iOS 10 – Notifications & Widgets

This month I took the plunge and jumped on board the public beta program for both my iPhone and iPad. Having seen nothing but strong reviews and nil major issues it was time to give iOS a test drive. Needless to say I have been seriously impressed and have really enjoyed the changes.

One of my favourite features of iOS 9 was the redesigned notifications/widgets screen. It had become a part of my iPad daily workflow for the last year and I would suggest it was a massive improvement that wasn’t given a lot of airtime during the iOS 9 review season.

iOS 10 brings a redesigned notifications/widgets screen one which I’m undecided on. The interface now looks very different and Im not entirely sure i like it.

My first gripe came after installing the beta on my iPad; rather than restore the widget settings the process set up a default setup. This set up looked simply awful and did not endear itself to me. The date had been moved from the right to the left and all the widgets were in one long continuous column

Each widget is now encased in its own grey box looking almost skeumorphic. For accessibility purposes this appears to be a great choice and gives the user a clear defined space for their widgets. The date oddly takes up a great deal of real estate. This is evident when you look at the notifications/widgets screen in landscape which highlights how much space is unused. Like a number of other iOS 10 features big and bold appears to be the new ‘thing’.

The notifications screen is one long column of notifications taking up only one third of the screen through the middle. unlike the previous version notifications has its own screen rather than a tab selection. Again this choice of limiting the amount of space appears a waste of good real estate; this is probably worse on my iPad Pro. Like widgets this looks less problematic in portrait mode however there is still some real estate wasted.

One oddity I noted; most screenshots you will see that the left hand side of the date is blank. This morning however the weather appeared in this space something I hadn’t seen in all the weeks of testing the beta.

Overall I’m personally not a fan of this new look it feels a little rough and clumsy and for me not as user friendly. Naturally being a beta its is a little rough around the edges however we probably only a weeks from launch I can’t see too many changes being made that will tip my view in the opposite direction.

Updated Ulysses 2.6

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Overnight The Soulmen released a massive update to Ulysses.

Ulysses 2.6 brings a raft of features to make the app even more user friendly and a tool for writers of all shapes and sizes. One of the biggest changes and the best in my opinion is the ability to publish direct to WordPress. The Ulysses blog outlines in detail all the changes in 2.6. The following blogging features are what you can expect;

  • Post to self-hosted blogs or blogs via WordPress.com
  • Add as many blogs to Ulysses as you have
  • Publish as draft or published, immediately or scheduled
  • Set (or auto-set) categories and tags, excerpts and featured images
  • Set post format Set slug and title link Publish as HTML or Markdown
  • Preview in Ulysses
  • Set post-publishing actions, i.e. open the WordPress editor or WordPress preview, after the post has made its way from your device to your blog

These for me are the biggest features of the update that should bring more users to Ulysses 2.6 and further cement those already taking advantage of the well conceived writing tool. If that didn’t convince you however these additional features should push you over the line.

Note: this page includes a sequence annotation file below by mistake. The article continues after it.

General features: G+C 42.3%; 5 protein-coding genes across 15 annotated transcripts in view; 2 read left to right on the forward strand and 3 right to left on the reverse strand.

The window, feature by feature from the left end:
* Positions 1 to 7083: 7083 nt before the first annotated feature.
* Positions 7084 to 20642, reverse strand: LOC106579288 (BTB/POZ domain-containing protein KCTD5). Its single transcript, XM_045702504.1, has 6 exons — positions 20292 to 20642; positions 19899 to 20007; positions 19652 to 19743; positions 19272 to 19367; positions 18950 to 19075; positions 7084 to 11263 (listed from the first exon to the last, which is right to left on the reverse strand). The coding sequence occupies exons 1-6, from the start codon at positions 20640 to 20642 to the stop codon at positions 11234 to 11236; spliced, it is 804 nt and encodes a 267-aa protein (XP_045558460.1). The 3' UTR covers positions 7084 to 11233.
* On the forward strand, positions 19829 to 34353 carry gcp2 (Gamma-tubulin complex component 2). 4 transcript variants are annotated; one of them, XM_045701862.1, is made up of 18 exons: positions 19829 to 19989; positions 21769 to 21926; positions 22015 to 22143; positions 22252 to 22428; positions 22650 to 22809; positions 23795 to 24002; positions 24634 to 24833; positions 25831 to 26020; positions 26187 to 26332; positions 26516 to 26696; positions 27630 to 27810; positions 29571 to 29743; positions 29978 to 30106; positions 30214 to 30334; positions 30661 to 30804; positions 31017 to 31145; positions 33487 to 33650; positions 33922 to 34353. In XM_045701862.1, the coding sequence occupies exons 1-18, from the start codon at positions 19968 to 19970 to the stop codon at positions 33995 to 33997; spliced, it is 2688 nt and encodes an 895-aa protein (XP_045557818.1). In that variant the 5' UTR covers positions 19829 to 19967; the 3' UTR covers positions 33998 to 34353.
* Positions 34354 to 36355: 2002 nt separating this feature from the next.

• Dropbox on iOS
  • Quick Open (Global Search on iOS)
  • Typewriter Mode
  • VoiceOver

Still not convinced? These great reviews of the app in its entirety should bring you around.

Full City Press – Ulysses 2.5 review

Macstories – Ulysses 2.5 for iPad and now iPhone

Now you are convinced !! Go now and buy Ulysses 2.6 it’s a premium quality app with a price to suit. Don’t be put off its worth every $$.

Subscription Pricing: The new bane of the App Store?

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In App purchases have changed the App Store pricing in a big way. Effectively reducing apps to mobile slot machines that customers pour money into on a daily basis.

Addictive games like Candy Crush Saga started the trend of monetising components of the game to help advance progress. Following suit came Clash of Clans, FIFA 16 Ultimate Team™ and even SimCity. This trend was a boon for mostly gaming developers and saw some games become multi million dollar cash cows.

Prior to WWDC in June Phil Schiller 1 the Apple would be bringing subscription pricing to the App Store for select product categories. Developers largely supported this however there is an undercurrent of concern in the community what this may lead to.

In recent times two big name mobile developers announced changes to their business models. Firstly Smile Software 2 that its much loved TextExpander software would be updated and moving to a subscription model. This decision was met with howls of discontent about its pricing structure and value that it offered with many looking to jump ship and move away from the product entirely. Then in the last few days Evernote which has had subscription pricing for some time 3 an increase its costs and limitations to the free version. This too was not entirely a popular decision.

Subscription pricing whilst offering a cash stream for developers brings concerns for customers; namely value for money. Will a customer see a constant stream of updates and benefits for the dollars they pay? How many apps will go this way and what will people end up paying per year for the privilege?

Let’s look at one company who is doing this and doing it well. As an Apple geek it pains me to say that Microsoft offer a great package for a good price. Office 365 is not a stand alone app but a series of excellent productivity apps that will help any user remain productive at their Mac, iPad or their work PC. The pricing is quite high but what you get is excellent value with the mobile products alone worth every dollar. Microsoft are also keeping the apps up to date and Apple even rolled them out with the launch of the iPad Pro to demonstrate the mark up features with the Apple pen. This is subscription pricing at its best and shows the possibilities to come.